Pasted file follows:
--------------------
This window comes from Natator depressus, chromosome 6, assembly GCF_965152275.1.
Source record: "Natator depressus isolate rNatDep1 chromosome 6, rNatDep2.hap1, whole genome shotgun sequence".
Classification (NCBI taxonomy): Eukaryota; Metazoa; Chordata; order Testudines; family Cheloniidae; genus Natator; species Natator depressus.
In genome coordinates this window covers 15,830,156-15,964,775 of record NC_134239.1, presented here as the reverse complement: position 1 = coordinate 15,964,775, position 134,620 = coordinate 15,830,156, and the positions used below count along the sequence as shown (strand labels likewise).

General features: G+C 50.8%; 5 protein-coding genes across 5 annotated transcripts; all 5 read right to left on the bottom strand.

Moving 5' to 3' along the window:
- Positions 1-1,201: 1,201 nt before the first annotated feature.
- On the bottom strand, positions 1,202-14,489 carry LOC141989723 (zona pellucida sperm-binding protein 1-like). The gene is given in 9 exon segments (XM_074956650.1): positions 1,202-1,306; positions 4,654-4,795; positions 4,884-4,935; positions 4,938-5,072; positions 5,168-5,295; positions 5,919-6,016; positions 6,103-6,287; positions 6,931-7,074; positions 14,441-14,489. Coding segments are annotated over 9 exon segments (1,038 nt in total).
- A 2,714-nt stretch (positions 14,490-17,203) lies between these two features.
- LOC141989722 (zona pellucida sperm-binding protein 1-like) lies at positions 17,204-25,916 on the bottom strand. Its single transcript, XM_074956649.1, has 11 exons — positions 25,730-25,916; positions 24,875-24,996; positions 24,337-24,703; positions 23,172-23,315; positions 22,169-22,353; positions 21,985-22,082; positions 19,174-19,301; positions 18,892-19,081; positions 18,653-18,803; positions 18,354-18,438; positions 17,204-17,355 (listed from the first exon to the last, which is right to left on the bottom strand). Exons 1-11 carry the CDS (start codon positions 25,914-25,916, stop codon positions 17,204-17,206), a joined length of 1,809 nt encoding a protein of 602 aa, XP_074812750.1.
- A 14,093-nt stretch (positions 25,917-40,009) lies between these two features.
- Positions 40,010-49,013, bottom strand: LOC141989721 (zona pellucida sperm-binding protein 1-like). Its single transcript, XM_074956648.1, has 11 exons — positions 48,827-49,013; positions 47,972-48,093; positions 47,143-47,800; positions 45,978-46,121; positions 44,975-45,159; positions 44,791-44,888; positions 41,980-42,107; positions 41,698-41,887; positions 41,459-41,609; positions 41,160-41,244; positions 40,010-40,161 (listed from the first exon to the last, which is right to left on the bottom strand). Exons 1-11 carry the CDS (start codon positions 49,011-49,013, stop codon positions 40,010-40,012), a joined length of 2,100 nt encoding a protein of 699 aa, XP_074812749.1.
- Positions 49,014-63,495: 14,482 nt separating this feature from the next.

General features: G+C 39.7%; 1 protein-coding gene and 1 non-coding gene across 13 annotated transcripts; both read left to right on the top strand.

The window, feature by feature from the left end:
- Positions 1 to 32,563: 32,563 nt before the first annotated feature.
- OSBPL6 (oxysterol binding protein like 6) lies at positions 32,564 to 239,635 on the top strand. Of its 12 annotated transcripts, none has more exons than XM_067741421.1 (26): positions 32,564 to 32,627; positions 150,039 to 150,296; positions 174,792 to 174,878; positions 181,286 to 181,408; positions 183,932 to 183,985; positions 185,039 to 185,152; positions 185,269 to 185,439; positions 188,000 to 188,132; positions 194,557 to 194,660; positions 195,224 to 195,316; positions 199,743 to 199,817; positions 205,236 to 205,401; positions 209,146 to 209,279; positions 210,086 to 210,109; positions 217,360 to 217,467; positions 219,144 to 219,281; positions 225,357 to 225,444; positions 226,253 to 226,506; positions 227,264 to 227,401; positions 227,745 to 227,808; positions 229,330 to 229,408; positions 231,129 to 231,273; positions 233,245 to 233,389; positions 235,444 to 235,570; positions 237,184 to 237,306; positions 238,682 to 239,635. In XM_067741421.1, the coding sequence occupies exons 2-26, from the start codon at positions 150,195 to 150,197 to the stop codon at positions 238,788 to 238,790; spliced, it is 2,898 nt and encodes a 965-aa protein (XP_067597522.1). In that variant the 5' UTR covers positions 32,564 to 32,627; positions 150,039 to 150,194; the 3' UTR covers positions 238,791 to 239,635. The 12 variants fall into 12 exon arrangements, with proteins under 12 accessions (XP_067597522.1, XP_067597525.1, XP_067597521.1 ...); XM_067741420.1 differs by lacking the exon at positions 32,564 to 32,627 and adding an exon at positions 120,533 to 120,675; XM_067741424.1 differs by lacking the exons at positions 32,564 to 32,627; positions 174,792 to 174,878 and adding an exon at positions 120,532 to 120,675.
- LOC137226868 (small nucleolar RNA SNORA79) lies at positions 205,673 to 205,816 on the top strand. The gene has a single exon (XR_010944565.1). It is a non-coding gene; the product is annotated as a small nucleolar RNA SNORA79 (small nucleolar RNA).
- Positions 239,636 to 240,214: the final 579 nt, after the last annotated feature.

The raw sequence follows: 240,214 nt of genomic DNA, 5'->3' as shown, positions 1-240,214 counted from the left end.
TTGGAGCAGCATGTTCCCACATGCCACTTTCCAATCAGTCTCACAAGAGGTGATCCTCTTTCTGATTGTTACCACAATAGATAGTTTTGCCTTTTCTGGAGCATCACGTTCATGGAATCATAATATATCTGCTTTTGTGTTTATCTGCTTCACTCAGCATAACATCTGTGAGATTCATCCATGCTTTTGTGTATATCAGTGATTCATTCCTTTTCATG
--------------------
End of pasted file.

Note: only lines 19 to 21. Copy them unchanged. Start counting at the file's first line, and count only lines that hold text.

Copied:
- Positions 239,636 to 240,214: the final 579 nt, after the last annotated feature.

The raw sequence follows: 240,214 nt of genomic DNA, 5'->3' as shown, positions 1-240,214 counted from the left end.
TTGGAGCAGCATGTTCCCACATGCCACTTTCCAATCAGTCTCACAAGAGGTGATCCTCTTTCTGATTGTTACCACAATAGATAGTTTTGCCTTTTCTGGAGCATCACGTTCATGGAATCATAATATATCTGCTTTTGTGTTTATCTGCTTCACTCAGCATAACATCTGTGAGATTCATCCATGCTTTTGTGTATATCAGTGATTCATTCCTTTTCATG